The line at the dump last week went all the way out to the road. Everyone, it seems, had the same idea with the turning of the calendar: Jettison all that old stuff. Clean out the debris. It’s 2016, after all.
And it’s true, many of us live with entirely too much clutter and stuff. I don’t mean just those extra salt and pepper shakers, but the unseen internal clutter that takes up its own space. Our old habits and beliefs have a way of crowding out new experiences. Perhaps we’ve always been the caretaker in our families, or the one who never seems to have it together, or the one who always does. We can get stuck believing that’s just How It Is.
We may try to shove those stories in the back of the closet, but they can be sticky. Not something we can leave at the curb.
Which brings me to this sweater. Or, more accurately, this pile of material that once was a sweater. It lived in the drawer under the bed for years, daring me to toss it.
Perhaps you have some of these in your closet: hoodies, t-shirts, barely-held-together pants that violate every rule of clutter and cleaning. You don’t wear them, they aren’t beautiful. They take up space as odd, cotton-poly relics of a time or place you can’t quite shake.
This sweater was one of those unshakeable items; grey, holes in the elbows, it was wool but had gone through the wash and so didn’t quite fit right.
But 8 years ago, when I lived between the bathroom and the couch, slogging through a continuous flare of ulcerative colitis, I wore it all the time. And I wore it when I went into the hospital, and stayed for nearly a week. In the waiting area, seeing me hunched over and grimacing, a kind orderly asked if I needed a wheelchair. I was 30.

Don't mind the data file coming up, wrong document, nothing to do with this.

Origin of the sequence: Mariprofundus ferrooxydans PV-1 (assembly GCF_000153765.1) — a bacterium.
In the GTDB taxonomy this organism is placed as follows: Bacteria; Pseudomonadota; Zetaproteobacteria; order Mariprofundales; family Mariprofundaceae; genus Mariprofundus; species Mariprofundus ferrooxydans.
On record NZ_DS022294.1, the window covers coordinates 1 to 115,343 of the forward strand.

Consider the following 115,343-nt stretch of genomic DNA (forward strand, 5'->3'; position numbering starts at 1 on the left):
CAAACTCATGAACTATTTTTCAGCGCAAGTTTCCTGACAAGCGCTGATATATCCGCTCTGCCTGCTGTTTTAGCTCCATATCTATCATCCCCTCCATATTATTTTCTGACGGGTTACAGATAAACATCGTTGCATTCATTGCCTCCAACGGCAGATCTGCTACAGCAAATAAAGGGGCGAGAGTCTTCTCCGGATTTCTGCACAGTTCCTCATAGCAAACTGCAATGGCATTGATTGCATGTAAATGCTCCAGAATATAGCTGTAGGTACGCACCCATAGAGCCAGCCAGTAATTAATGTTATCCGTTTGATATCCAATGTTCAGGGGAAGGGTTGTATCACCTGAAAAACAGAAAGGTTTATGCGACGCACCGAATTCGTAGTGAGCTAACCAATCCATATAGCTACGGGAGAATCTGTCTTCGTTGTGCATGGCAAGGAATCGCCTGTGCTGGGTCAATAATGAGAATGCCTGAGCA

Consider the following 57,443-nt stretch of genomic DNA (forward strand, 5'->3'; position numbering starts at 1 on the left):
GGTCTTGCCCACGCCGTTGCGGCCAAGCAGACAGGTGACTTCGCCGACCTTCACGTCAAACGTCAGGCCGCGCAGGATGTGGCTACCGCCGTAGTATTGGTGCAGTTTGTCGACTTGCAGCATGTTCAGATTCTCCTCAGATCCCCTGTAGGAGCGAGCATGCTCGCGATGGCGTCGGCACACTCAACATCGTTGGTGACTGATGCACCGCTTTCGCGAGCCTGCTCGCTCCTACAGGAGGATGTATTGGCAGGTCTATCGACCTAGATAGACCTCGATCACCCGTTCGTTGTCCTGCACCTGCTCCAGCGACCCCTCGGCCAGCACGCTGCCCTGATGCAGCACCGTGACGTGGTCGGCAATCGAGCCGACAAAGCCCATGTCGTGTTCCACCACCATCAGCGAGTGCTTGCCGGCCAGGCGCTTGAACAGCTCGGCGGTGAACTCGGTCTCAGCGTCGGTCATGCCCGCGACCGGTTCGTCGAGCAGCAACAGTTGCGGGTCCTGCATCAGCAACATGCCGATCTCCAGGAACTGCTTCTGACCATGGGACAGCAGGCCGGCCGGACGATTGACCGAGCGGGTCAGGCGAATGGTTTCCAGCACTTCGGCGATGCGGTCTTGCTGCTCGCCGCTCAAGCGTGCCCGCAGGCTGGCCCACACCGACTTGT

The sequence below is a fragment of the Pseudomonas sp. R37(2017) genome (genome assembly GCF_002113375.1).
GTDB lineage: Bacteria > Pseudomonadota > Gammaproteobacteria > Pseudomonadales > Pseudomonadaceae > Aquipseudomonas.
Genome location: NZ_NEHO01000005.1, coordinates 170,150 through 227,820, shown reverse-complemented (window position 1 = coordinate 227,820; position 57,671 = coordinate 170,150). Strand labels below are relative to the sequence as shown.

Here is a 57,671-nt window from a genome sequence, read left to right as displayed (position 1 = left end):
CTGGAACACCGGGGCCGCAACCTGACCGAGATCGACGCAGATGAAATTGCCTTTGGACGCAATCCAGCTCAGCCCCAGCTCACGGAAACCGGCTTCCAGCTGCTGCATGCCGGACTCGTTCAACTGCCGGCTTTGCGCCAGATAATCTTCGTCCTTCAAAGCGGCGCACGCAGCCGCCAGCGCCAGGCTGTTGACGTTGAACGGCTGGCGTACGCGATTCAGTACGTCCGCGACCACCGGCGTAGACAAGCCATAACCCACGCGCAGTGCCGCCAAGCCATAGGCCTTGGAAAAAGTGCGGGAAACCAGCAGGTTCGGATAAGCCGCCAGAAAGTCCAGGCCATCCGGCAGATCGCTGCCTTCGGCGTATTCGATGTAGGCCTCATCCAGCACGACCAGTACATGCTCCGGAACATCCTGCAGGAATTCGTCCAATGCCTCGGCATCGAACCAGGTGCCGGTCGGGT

Things at the time were so threadbare that the sweater became a perfect uniform for the way I felt inside. Dusty, unfixable, fraying. As the years passed, and my health returned, I confess I felt oddly loyal to that sweater. We had been through so much together.
Our old patterns are like this. Yes, we’re totally sick of them, ready to not need or hurt or bend in the way we have. But, then… they were so useful once. They did serve a purpose.
Still, what if we could repurpose those old habits and put them in the service of new choices? We may have learned that to get by we needed to take care of everyone else. And now, maybe we take our strong empathy and listen to ourselves also. It’s a different kind of space-clearing, one that doesn’t reject any part of us.
Over the holidays, thinking that I wanted to make something for friends and family, I stumbled on the idea of potholders. So practical! So easy! Who doesn’t need them?
Now, potholders have one job: To protect our hands from burning. Without some thick stuffing, they’re just closed up pockets.
Which is when I remembered that sweater. There was something sublime in cutting it to pieces, in giving it a new job. In saying goodbye to all that.
Florida Scott-Maxwell writes, “You need only claim the events of your life to make yourself yours. When you truly possess all you have been and done…you are fierce with reality.” I love this notion that part of becoming fierce in our lives is to claim the entirety of ourselves. Even the broken bits.
I have more dump runs in my future. The house is in real need of de-cluttering. But on the inside, I’m curious what those old habits have to offer when they’re not running the show.